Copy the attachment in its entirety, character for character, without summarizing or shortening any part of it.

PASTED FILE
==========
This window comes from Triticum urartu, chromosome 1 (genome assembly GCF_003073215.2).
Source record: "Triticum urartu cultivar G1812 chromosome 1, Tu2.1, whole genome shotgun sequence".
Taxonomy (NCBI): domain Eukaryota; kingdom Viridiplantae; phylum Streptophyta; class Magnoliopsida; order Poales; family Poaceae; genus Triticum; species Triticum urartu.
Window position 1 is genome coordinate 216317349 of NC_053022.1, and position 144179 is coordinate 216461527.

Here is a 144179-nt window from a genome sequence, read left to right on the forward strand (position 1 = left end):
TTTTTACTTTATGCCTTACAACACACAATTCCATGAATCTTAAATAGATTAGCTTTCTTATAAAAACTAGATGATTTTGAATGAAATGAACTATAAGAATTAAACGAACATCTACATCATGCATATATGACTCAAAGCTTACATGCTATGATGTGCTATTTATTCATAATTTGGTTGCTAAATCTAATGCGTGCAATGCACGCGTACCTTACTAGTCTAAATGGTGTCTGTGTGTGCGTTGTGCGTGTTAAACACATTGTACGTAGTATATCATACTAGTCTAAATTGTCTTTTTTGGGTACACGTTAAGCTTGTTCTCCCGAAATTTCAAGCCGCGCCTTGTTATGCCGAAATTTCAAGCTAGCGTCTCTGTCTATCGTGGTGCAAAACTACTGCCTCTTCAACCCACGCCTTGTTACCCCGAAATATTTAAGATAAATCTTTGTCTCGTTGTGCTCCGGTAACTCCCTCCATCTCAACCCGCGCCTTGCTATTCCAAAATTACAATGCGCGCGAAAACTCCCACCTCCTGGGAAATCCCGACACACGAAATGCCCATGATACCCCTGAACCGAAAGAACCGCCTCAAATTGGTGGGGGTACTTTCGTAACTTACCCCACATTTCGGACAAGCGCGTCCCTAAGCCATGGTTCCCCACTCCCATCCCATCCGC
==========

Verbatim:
This window comes from Triticum urartu, chromosome 1 (genome assembly GCF_003073215.2).
Source record: "Triticum urartu cultivar G1812 chromosome 1, Tu2.1, whole genome shotgun sequence".
Taxonomy (NCBI): domain Eukaryota; kingdom Viridiplantae; phylum Streptophyta; class Magnoliopsida; order Poales; family Poaceae; genus Triticum; species Triticum urartu.
Window position 1 is genome coordinate 216317349 of NC_053022.1, and position 144179 is coordinate 216461527.

Here is a 144179-nt window from a genome sequence, read left to right on the forward strand (position 1 = left end):
TTTTTACTTTATGCCTTACAACACACAATTCCATGAATCTTAAATAGATTAGCTTTCTTATAAAAACTAGATGATTTTGAATGAAATGAACTATAAGAATTAAACGAACATCTACATCATGCATATATGACTCAAAGCTTACATGCTATGATGTGCTATTTATTCATAATTTGGTTGCTAAATCTAATGCGTGCAATGCACGCGTACCTTACTAGTCTAAATGGTGTCTGTGTGTGCGTTGTGCGTGTTAAACACATTGTACGTAGTATATCATACTAGTCTAAATTGTCTTTTTTGGGTACACGTTAAGCTTGTTCTCCCGAAATTTCAAGCCGCGCCTTGTTATGCCGAAATTTCAAGCTAGCGTCTCTGTCTATCGTGGTGCAAAACTACTGCCTCTTCAACCCACGCCTTGTTACCCCGAAATATTTAAGATAAATCTTTGTCTCGTTGTGCTCCGGTAACTCCCTCCATCTCAACCCGCGCCTTGCTATTCCAAAATTACAATGCGCGCGAAAACTCCCACCTCCTGGGAAATCCCGACACACGAAATGCCCATGATACCCCTGAACCGAAAGAACCGCCTCAAATTGGTGGGGGTACTTTCGTAACTTACCCCACATTTCGGACAAGCGCGTCCCTAAGCCATGGTTCCCCACTCCCATCCCATCCGC